Brazilian Murder Conviction Elates Rain-Forest Activists

By , Special to The Christian Science Monitor

IN the eyes of many, justice finally came to the Amazon last week. Deep in the rain forest, in the small town of Xapuri, there was jubilation in the streets after a seven-person jury voted to return a ``guilty'' verdict against two Brazilian cattle ranchers for the 1988 murder of Chico Mendes.

Mendes, at the time of his death, had become an internationally known environmentalist. His murder became a worldwide symbol of the life-and-death struggle involved in trying to preserve Brazil's rain forest.

A recipient of the United Nations Global 500 award, Mendes was a rubber tapper who organized colleagues to preserve the rain forest and to resist encroachment by cattle ranchers who cut down the forest to create grazing land. On Saturday, the jury sentenced Darci Alves da Silva and his father Darly to 19 years in prison for the Mendes murder - striking a blow for his cause, environmentalists say.

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Brazil's rain forest has become a zone of conflict in the past two decades. Before leaving power in 1985, a military government drew people into the sparsely-settled territory with road building, tax incentives for cattle ranching, and farming colonization schemes. At the same time, gold was discovered in the region's waterways.

Newcomers burned the forest to clear land, dumped mercury into rivers to separate gold from rock, brought disease to indigenous peoples, and fought over land with Indians, rubber tappers, and others who long occupied the Amazon.

Environmentalists became concerned about harm to the forest and its people, especially after scientists linked the forest's destruction to global warming. Mendes death two years ago fanned awareness of the situation. Since then, world public opinion led Brazil's government to set up an Amazon reserve named after Mendes, and pushed President Fernando Collor de Mello to put new emphasis on environmental policy.

But environmentalists worry the novelty of a judge's black robes appearing on Xapuri's muddy streets will not be enough to stop the forest's destruction.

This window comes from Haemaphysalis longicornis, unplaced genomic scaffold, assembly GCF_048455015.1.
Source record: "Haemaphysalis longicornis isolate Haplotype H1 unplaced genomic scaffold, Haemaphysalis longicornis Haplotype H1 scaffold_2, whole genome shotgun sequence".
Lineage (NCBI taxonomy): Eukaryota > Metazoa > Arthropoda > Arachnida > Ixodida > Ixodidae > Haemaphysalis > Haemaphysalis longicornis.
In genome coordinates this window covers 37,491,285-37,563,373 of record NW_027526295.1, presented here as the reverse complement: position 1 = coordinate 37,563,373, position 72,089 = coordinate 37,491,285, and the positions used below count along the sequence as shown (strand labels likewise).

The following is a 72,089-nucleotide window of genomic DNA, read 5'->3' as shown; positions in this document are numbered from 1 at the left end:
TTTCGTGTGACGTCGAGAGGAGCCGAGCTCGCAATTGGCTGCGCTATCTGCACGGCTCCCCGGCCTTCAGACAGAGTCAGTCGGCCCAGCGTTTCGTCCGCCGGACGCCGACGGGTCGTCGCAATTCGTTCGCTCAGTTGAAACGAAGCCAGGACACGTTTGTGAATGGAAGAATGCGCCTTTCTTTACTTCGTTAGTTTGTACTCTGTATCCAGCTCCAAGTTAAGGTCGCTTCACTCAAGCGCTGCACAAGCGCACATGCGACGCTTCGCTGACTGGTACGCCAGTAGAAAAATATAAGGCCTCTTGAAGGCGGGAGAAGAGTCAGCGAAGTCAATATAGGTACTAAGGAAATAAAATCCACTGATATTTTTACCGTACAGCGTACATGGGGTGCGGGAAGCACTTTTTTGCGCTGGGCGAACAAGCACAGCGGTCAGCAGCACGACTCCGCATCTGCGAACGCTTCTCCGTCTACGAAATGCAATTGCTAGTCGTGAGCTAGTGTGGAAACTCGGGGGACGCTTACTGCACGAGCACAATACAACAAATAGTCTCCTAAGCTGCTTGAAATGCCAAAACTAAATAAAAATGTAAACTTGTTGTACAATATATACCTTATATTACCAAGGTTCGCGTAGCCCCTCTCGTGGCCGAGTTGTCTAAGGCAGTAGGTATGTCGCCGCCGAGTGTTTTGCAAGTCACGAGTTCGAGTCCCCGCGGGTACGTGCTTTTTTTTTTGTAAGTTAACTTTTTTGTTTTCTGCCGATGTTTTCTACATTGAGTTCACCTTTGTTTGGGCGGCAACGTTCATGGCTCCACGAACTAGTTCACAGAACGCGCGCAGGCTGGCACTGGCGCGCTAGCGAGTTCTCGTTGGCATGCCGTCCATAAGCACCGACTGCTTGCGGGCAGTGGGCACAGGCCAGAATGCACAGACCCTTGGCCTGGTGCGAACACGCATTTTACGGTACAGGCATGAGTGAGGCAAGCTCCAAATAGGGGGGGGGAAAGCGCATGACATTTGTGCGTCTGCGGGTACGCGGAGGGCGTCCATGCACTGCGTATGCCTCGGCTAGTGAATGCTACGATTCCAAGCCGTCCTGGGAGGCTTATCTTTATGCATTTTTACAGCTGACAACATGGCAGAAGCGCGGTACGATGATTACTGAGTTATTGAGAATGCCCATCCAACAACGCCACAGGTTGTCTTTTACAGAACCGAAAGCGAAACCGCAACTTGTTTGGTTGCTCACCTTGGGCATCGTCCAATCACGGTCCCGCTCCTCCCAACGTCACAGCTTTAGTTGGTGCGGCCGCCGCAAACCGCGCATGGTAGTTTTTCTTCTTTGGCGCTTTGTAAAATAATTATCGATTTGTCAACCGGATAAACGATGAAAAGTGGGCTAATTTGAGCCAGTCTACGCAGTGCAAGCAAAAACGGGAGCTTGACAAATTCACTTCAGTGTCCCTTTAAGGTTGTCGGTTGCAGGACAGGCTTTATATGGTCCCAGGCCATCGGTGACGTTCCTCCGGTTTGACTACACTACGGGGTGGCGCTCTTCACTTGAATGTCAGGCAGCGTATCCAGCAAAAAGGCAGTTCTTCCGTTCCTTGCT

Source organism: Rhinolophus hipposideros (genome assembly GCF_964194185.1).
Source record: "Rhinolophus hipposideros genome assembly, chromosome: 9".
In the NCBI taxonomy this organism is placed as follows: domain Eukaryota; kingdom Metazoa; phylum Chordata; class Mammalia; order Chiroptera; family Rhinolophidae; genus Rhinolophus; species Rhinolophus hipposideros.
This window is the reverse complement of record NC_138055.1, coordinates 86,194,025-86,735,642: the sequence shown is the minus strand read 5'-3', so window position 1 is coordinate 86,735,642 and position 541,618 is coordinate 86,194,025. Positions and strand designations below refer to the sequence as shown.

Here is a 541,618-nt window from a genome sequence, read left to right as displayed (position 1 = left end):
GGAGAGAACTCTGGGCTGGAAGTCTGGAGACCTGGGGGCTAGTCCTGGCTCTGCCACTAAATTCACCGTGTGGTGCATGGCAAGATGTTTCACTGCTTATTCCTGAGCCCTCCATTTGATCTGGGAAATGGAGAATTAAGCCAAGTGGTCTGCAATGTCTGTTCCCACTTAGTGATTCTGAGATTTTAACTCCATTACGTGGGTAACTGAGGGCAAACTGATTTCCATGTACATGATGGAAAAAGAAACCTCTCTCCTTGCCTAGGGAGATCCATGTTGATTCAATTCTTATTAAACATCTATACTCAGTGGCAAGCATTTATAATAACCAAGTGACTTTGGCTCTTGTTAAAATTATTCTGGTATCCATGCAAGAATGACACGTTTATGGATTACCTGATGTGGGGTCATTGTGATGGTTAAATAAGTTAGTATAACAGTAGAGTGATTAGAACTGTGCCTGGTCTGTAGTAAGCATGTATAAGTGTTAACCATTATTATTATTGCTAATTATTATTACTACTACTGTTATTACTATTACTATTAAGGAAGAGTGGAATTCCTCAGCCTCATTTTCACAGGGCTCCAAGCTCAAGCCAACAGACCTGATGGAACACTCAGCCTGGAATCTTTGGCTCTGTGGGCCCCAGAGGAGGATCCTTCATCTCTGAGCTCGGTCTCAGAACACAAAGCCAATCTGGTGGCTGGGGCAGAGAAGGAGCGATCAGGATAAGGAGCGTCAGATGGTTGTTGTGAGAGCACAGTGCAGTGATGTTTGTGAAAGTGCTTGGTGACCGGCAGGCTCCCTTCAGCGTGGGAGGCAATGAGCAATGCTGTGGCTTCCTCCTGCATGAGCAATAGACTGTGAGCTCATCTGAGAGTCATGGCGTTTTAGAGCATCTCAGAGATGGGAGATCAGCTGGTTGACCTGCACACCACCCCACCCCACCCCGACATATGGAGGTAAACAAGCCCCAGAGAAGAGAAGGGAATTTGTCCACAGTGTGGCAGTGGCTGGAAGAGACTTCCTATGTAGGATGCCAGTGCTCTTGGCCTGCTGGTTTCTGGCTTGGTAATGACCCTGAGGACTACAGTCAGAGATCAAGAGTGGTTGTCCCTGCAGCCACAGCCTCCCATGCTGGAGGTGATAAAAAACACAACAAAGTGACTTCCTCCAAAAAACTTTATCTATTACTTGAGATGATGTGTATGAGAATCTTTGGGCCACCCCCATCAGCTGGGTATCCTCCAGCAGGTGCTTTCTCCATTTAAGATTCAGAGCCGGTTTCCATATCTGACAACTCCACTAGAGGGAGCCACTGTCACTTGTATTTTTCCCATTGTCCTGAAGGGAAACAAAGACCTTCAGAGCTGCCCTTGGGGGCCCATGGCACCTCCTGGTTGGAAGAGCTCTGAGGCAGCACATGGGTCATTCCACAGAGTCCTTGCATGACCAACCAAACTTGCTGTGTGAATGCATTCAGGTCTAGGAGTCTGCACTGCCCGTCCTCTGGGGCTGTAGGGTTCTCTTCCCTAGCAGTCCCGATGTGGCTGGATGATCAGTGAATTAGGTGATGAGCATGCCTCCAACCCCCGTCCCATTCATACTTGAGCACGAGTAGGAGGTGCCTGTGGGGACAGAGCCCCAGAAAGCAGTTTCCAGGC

``I'm afraid that Chico Mendes will be a fad of the moment,'' says Nikolaus von Behr, an ecologist in Bras'ilia. ``It's chic to be for ecology. But this will not change people's behavior.''

Mendes became a symbol not only for those who care about the rain forest, but also for those who want to stamp out the grass-roots activism he practiced. Even as the Xapuri defendants sweated through the heat of the trial's third day last Thursday, a sugar-cane unionist was shot and killed on a Brazilian roadside 3,000 miles away. His union received a letter reminding members that ``Chico Mendes sleeps because he talked too much.''

Fabio Feldmann, Brazil's only ``green'' congressman, says: ``Rural violence continues. I am not optimistic.''

Though Mendes' death raised consciousness, ecologists say the only concrete response from Brazil's government was a decision to set up reservations where the forest can be harvested of latex and nuts without being damaged.

``They exist on paper only, because the government hasn't surveyed and titled the land,'' says Mr. Feldmann. ``Collor talks and doesn't do anything.'' The government, however, disputes assertions it is not trying hard enough.

``The ecologists want us to get things done from one day to the next,'' says a federal environmental agency official who asked not to be identified. ``There hasn't been time to survey reserves. We need money.'' This official says a $150 million program is not yet off the ground, because there is no money for it.

Despite the work remaining, activists say the trial outcome is encouraging.

``It makes people conscious of their value,'' says Mr. von Behr. ``Rubber tappers will feel strengthened by the judgment, they will see that poor people can also confront power.''

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